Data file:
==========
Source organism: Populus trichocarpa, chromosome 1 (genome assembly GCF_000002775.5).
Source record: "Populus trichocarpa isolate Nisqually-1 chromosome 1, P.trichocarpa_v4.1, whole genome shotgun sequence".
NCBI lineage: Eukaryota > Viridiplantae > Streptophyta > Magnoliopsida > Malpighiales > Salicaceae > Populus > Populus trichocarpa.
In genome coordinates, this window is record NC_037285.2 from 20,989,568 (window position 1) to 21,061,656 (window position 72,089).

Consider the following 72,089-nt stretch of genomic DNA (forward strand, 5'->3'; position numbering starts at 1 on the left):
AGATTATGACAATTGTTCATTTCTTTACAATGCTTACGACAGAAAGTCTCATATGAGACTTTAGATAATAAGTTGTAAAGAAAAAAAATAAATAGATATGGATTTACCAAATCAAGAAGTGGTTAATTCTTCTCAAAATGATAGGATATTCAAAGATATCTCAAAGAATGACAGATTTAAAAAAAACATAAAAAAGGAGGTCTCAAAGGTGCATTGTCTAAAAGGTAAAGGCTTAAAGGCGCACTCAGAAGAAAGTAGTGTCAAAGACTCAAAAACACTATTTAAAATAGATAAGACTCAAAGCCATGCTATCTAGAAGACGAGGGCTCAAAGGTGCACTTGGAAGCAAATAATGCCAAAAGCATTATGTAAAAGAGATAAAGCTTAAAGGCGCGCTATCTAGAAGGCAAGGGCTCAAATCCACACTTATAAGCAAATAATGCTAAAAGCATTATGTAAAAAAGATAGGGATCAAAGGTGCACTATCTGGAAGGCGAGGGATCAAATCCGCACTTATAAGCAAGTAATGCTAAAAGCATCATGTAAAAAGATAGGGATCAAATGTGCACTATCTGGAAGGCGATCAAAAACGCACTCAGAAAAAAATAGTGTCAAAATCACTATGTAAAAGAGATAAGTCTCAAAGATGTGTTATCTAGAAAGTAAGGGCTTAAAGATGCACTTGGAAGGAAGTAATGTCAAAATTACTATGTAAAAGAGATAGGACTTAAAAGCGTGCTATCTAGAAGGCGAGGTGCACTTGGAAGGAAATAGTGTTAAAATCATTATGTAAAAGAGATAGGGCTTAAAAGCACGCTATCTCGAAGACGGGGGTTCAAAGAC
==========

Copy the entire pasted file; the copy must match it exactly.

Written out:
Source organism: Populus trichocarpa, chromosome 1 (genome assembly GCF_000002775.5).
Source record: "Populus trichocarpa isolate Nisqually-1 chromosome 1, P.trichocarpa_v4.1, whole genome shotgun sequence".
NCBI lineage: Eukaryota > Viridiplantae > Streptophyta > Magnoliopsida > Malpighiales > Salicaceae > Populus > Populus trichocarpa.
In genome coordinates, this window is record NC_037285.2 from 20,989,568 (window position 1) to 21,061,656 (window position 72,089).

Consider the following 72,089-nt stretch of genomic DNA (forward strand, 5'->3'; position numbering starts at 1 on the left):
AGATTATGACAATTGTTCATTTCTTTACAATGCTTACGACAGAAAGTCTCATATGAGACTTTAGATAATAAGTTGTAAAGAAAAAAAATAAATAGATATGGATTTACCAAATCAAGAAGTGGTTAATTCTTCTCAAAATGATAGGATATTCAAAGATATCTCAAAGAATGACAGATTTAAAAAAAACATAAAAAAGGAGGTCTCAAAGGTGCATTGTCTAAAAGGTAAAGGCTTAAAGGCGCACTCAGAAGAAAGTAGTGTCAAAGACTCAAAAACACTATTTAAAATAGATAAGACTCAAAGCCATGCTATCTAGAAGACGAGGGCTCAAAGGTGCACTTGGAAGCAAATAATGCCAAAAGCATTATGTAAAAGAGATAAAGCTTAAAGGCGCGCTATCTAGAAGGCAAGGGCTCAAATCCACACTTATAAGCAAATAATGCTAAAAGCATTATGTAAAAAAGATAGGGATCAAAGGTGCACTATCTGGAAGGCGAGGGATCAAATCCGCACTTATAAGCAAGTAATGCTAAAAGCATCATGTAAAAAGATAGGGATCAAATGTGCACTATCTGGAAGGCGATCAAAAACGCACTCAGAAAAAAATAGTGTCAAAATCACTATGTAAAAGAGATAAGTCTCAAAGATGTGTTATCTAGAAAGTAAGGGCTTAAAGATGCACTTGGAAGGAAGTAATGTCAAAATTACTATGTAAAAGAGATAGGACTTAAAAGCGTGCTATCTAGAAGGCGAGGTGCACTTGGAAGGAAATAGTGTTAAAATCATTATGTAAAAGAGATAGGGCTTAAAAGCACGCTATCTCGAAGACGGGGGTTCAAAGAC